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- THE ELEVENTH CHESAPEAKE SAILING YACHT SYMPOSIUM
SPLASH Free-Surface Flow Code Methodology for Hydrodynamic Design and Analysis of IACC Yachts Bruce S. Rosen, South Bay Simulations, Inc., Babylon, New York, USA
Joseph P. Laiosa, South Bay Simulations, Inc., Babylon, New York, USA
Warren H. Davis, South Bay Simulations, Inc., Babylon, New York, USA
David Stavetski, South Bay Simulations, Inc., Babylon, New York, USA
A unique free-surface flow methodology and its application to design and analysis of IACC yachts are discussed. Numerical aspects of the inviscid panel code and details of the free-surface boundary condition are included, along with enhancements developed specifically for the '92 America's Cup defense. Extensive code validation using wind tunnel and towing tank experimental data address several areas of interest to the yacht designer. Lift and
induced drag at zero Froude number are studied via a series
of isolated fin/bulb/winglet appendages. An isolated surface piercing foil is used to evaluate simple lift/free-
surface interactions. For complete IACC yacht models, upright wave resistance is investigated, as well as lift and induced drag at heel and yaw. The excellent correlation obtained for these cases demonstrates the value of this linear free-surface methodology for use in designing high performance sailing yachts.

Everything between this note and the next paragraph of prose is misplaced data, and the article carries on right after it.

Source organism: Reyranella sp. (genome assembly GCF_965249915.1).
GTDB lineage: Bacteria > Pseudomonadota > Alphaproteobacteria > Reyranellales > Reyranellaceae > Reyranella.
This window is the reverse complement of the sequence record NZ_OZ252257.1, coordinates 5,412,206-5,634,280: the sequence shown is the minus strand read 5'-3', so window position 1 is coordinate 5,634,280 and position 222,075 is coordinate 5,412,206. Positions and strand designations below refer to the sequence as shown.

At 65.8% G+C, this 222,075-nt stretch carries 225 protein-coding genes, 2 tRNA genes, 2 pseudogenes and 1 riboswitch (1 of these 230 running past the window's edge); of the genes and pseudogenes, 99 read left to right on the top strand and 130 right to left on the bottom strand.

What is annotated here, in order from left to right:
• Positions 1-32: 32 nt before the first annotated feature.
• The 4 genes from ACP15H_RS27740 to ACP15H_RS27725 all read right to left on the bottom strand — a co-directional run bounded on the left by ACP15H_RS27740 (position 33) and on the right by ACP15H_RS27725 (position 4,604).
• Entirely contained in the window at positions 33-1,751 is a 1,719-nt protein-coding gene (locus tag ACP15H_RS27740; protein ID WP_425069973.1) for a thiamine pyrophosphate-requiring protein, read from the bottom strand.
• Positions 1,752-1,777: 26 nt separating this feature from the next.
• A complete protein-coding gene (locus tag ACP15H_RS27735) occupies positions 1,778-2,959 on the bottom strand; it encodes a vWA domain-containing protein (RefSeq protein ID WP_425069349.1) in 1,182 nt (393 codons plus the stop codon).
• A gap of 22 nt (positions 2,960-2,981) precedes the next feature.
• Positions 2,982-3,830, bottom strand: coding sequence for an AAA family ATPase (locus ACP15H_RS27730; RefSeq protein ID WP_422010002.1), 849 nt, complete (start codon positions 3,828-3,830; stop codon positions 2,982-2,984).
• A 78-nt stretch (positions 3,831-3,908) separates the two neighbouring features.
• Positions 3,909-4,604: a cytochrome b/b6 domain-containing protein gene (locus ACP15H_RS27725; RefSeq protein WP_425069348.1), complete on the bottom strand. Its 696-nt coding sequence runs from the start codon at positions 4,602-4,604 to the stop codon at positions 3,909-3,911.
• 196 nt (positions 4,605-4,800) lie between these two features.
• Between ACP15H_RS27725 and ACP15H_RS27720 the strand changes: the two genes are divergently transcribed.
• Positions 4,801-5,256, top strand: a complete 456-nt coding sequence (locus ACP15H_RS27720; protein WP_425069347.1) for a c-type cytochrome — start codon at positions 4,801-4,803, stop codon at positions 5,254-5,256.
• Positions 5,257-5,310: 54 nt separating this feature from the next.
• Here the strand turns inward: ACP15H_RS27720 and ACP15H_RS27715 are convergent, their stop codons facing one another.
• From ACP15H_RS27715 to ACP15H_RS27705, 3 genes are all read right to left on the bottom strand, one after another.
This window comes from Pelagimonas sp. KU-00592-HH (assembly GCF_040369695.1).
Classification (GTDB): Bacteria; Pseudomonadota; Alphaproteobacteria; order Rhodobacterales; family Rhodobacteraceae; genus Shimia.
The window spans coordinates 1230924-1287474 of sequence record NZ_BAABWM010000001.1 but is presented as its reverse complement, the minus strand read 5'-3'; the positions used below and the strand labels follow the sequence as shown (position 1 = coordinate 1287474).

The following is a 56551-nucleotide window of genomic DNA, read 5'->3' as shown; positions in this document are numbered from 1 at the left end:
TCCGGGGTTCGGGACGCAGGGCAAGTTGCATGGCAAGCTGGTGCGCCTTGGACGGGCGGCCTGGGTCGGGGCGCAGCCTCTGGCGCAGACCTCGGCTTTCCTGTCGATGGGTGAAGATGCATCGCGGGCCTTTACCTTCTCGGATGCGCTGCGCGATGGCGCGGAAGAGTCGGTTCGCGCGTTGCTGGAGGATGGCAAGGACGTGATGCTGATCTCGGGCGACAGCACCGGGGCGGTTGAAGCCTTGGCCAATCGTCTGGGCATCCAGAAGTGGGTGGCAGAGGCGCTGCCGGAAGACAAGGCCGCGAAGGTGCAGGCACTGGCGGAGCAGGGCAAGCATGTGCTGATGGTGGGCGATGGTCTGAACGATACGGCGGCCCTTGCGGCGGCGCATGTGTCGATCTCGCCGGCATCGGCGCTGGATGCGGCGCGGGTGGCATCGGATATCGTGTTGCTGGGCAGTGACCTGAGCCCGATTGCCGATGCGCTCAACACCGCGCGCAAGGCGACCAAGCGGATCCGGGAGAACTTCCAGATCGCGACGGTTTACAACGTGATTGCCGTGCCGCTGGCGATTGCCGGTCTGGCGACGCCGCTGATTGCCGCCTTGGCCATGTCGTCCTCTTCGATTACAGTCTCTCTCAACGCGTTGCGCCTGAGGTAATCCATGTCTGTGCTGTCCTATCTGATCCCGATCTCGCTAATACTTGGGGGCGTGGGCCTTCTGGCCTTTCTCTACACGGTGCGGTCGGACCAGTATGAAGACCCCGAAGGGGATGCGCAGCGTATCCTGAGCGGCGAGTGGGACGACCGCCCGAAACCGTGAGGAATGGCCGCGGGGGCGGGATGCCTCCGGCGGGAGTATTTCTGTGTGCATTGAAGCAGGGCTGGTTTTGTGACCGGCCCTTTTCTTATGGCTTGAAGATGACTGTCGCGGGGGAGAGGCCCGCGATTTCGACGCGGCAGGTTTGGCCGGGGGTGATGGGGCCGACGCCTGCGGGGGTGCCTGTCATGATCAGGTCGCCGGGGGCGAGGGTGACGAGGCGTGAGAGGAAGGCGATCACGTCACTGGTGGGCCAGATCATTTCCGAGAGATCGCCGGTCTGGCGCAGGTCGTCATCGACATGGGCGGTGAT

a, b Linear function coefficients relating free- surface sources and doublets
g UB u.v.w
U,W Tr x,y,z
Interior potential at control point of panel i
induced by unit doublet on panel j Interior potential at control point of panel i
induced by unit source on panel j
Hydrodynamic pressure coefficient
Derivative w.r.t. arclength along a free-surface
streamline Froude number, Fr= UBI (g L)ll2, where
L = characteristic length Acceleration of gravity, 32.174 ft/sec2 Boat speed
Cartesian velocity components normalized with free stream velocity Cartesian contravariant velocity components Effective span or reduced draft Cartesian coordinate system fixed with undisturbed free-surface Yaw angle Incompressible flow perturbation potential Doublet singularity strength
cr Source singularity strength ~.~.n Local panel coordinate system
ri free-surface elevation
Influenced panel Influencing panel
norm Component normal to panel o Zero Froude number solution ro Free stream conditions
Computerized flow simulations have come to play
an important role in the design of high performance sailing yachts. This is particularly true for America's Cup
campaigns, as syndicates strive to put the best sailors on the
fastest boats. One of the more successful efforts in the
field of Computational Fluid Dynamics (CFD) has been the
development of the SPLASH free-surface flow code, and
its use for hydrodynamic design and analysis of Twelve
Meter and IACC yachts.
Naval architects must use their experience to
integrate design information from a variety of sources.